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Company: Dollar Thrifty Automotive Group
Contact: Keith Adams, Sales & Marketing Manger, New York Metropolitan Area
Location: Tulsa, Okla.
Industry: Retail, B2C
Annual revenue: $1,700,000,000
Number of employees: 8500

Quick Read:

Dollar Rent A Car is one of the top US rental car companies; its parent, Dollar Thrifty Automotive Group (DTG), is traded on the New York Stock Exchange.

But many don't know that Dollar is also the nation's fourth-largest parking service. Most of its parking customers are business executives who use the company's frequent-parking programs at 26 airports. Some parking facilities offer benefits such as car washes, oil changes, and replacement wipers.

In late 2006, Dollar's business was slowing at New York's LaGuardia airport. Faced with larger and better-funded competitors, local sales and marketing manager Keith Adams needed a tactical solution. He hired a survey company to develop and imprint a survey on every customer's email receipt.

Adams and his managers used the information from the surveys to pinpoint Dollar's weak points at La Guardia and to quickly collect customer complaints so that he could address their concerns, educating customers about parking procedures when necessary.

The surveys and the related efficiencies gained helped Dollar grow its parking-related business at La Guardia: Revenues grew 24% in 2007.

The Challenge:

Demand for parking at New York's La Guardia airport was falling at the end of 2006, and Dollar Rent A Car had to increase prices to offset the slowdown. At the same time, its main airport competitors had larger facilities with more buses to transport passengers from the terminals.

"I had a goal of growing sales by 20 percent in 2007," Adams recalled. "Several things had to be in line for us to hit our goal: All of our people needed to be onboard, frontline workers had to be empowered to make decisions, and we needed to speed up delivery of cars to arriving customers."

The Campaign:

By mid-2007, Adams noticed that one of his problems at La Guardia was that he had no real-time customer feedback, which is crucial for identifying customer problems, responding to them quickly, and locking in repeat business.

He decided to hire marketing firm Survey Advantage to design a customer-service survey that was to be integrated into Dollar's e-receipts, which were emailed to customers right after they left the parking facility. The survey had just five questions, the first of which was whether the customer satisfied with the service received.

"If any survey response falls below a rating of satisfied, it is automatically forwarded to me, complete with contact information. Within three hours of filling out the survey, the customer receives a call from me," said Adams.

"I let them know that I hear their pain," he said. "I can't comp their parking or fire my employees, but I let them know that their comments haven't fallen into a black hole."

Also, Adams receives an online report daily via email with a link to all of the previous day's survey results." I can look for trends, read all of the comments at once, or click into individual surveys to read individual comments," he said.

Within days of implementing the surveys, Adams began getting a clear picture of Dollar's weak points.

For instance, complaints consistently pointed to unusually long waits on Sundays and Mondays. Knowing that enabled managers to take corrective action: "We identified one common denominator on both days, made some changes, and the long delays went away immediately."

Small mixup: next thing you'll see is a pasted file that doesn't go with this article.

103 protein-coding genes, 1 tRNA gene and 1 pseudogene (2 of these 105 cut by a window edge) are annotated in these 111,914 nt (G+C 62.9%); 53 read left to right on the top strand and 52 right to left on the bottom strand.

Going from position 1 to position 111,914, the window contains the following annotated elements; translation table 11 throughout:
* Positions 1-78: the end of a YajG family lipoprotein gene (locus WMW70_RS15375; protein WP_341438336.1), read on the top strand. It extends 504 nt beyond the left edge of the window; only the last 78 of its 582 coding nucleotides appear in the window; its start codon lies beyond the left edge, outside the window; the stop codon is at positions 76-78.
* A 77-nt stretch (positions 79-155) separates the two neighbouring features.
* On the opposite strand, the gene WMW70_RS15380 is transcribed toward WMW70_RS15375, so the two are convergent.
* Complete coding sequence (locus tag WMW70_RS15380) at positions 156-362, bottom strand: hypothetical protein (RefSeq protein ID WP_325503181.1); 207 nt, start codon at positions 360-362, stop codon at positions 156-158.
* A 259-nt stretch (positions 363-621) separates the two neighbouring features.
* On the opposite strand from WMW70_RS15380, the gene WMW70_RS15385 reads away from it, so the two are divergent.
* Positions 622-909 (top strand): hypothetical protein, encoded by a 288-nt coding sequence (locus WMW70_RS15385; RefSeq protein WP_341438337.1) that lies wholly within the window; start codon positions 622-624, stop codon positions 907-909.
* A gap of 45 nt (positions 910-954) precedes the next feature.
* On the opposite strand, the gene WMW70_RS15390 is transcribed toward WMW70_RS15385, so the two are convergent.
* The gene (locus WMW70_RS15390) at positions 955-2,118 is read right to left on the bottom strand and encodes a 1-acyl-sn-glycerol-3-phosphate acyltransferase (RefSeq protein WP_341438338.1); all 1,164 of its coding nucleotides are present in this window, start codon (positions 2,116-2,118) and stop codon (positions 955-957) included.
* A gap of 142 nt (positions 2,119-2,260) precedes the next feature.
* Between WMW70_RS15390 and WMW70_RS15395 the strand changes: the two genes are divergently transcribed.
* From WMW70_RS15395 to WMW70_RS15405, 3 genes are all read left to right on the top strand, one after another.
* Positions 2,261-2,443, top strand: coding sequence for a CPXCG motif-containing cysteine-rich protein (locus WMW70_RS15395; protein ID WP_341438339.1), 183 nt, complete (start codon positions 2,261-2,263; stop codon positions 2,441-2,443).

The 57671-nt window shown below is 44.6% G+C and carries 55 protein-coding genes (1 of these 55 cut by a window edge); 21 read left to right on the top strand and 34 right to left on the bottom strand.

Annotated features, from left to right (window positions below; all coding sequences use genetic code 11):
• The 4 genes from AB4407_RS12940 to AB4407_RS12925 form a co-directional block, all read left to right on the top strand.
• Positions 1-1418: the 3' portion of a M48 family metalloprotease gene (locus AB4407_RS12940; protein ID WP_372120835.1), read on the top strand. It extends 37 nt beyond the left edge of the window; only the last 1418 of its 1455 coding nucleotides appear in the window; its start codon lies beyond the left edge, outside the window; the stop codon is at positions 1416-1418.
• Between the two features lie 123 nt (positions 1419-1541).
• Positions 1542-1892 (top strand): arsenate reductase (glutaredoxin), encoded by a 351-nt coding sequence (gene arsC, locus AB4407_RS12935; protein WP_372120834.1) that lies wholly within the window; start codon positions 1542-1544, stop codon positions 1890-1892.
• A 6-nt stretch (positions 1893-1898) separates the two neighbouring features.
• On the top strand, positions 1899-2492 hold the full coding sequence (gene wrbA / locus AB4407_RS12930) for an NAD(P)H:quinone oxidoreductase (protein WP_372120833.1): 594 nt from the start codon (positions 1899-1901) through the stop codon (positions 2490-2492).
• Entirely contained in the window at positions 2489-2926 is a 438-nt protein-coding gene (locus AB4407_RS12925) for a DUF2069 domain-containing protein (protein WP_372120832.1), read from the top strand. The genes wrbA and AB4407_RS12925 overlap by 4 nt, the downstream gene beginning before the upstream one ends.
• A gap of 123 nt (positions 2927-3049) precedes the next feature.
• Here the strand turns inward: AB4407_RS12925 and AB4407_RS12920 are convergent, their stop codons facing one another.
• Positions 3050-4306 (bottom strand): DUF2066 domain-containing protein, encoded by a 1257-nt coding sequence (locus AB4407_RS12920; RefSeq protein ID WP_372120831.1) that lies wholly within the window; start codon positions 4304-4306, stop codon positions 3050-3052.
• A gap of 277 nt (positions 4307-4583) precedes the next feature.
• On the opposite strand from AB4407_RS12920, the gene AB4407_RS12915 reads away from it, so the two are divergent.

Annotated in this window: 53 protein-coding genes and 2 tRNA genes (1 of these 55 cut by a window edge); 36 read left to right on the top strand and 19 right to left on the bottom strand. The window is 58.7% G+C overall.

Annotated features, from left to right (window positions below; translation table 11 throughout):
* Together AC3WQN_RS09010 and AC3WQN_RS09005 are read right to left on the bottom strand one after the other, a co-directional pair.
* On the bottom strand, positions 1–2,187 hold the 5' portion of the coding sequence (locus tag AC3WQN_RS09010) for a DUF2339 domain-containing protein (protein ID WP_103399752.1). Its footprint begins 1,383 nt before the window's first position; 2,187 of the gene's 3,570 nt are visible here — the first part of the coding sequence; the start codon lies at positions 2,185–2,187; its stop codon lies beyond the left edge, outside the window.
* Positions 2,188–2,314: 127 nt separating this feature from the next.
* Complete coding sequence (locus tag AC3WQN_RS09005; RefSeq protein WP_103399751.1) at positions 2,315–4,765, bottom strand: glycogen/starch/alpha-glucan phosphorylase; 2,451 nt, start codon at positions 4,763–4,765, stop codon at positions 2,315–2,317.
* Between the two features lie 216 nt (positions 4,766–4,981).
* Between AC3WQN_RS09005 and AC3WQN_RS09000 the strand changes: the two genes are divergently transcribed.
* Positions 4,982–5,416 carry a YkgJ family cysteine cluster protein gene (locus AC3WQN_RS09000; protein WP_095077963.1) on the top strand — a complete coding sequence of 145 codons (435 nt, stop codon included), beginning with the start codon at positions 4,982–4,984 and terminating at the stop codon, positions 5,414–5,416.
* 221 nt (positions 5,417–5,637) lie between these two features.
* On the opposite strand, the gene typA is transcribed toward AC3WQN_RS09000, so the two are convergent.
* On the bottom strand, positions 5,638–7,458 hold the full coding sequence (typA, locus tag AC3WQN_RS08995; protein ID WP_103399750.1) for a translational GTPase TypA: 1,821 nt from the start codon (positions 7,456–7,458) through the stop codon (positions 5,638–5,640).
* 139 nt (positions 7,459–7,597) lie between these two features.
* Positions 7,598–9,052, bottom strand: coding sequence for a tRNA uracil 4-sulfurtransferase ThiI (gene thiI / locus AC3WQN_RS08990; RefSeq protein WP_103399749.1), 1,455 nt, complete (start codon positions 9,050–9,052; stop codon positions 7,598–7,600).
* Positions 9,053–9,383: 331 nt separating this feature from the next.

Feedback on other delays provided the opportunity to educate the clientele. For instance, customers complained that while they waited at the terminal they might see competitors' buses several times before they would see a Dollar bus. That gave company managers the chance to explain that Dollar is a smaller company and "while we don't have as many buses, our size allows us to keep rates competitive and to provide more personalized service," explained Adams.

With a better understanding of where and when delays occur, Dollar can educate customers about what they can do to help speed service. "We now encourage customers to call us only after they have their baggage and to give us their ticket number so we can have their car ready and waiting when they get off the bus," he said.

The Results:

Even with a shrinking market and strong competition, in the first four months of the campaign Dollar's revenues at La Guardia were up 20% compared with the previous four months. Revenues in 2007 grew 24% year over year.

The surveys have also enabled Adams to initiate an ongoing dialogue with customers to discuss Dollar's strengths and weaknesses. Customers have told him that Dollar's willingness to hear and respond to their needs is impressive, and that it has led to a more loyal client base.

"I've landed three corporate accounts that resulted from my calls to people complaining about our service—they were so impressed that I was responding personally to their concerns," said Adams.

Lessons Learned:

Keep customer surveys short and easy to access. Dollar's five-question surveys get sent directly to a customer's email address, attached to the e-receipt, making it relatively easy to view and fill out.

Make the customer feel special. "An automated email response thanking the customer for filling out the survey doesn't make them feel special," noted Adams. "A personal call asking their opinion does." If warranted, Adams even makes second calls to customers, informing them of the results that he has discovered during follow-up of their complaints.

Involve employees in your efforts. Virtually all surveys, with good or bad findings, are posted in Dollar's employee lounge, letting workers see the direct effect they are having on customers.

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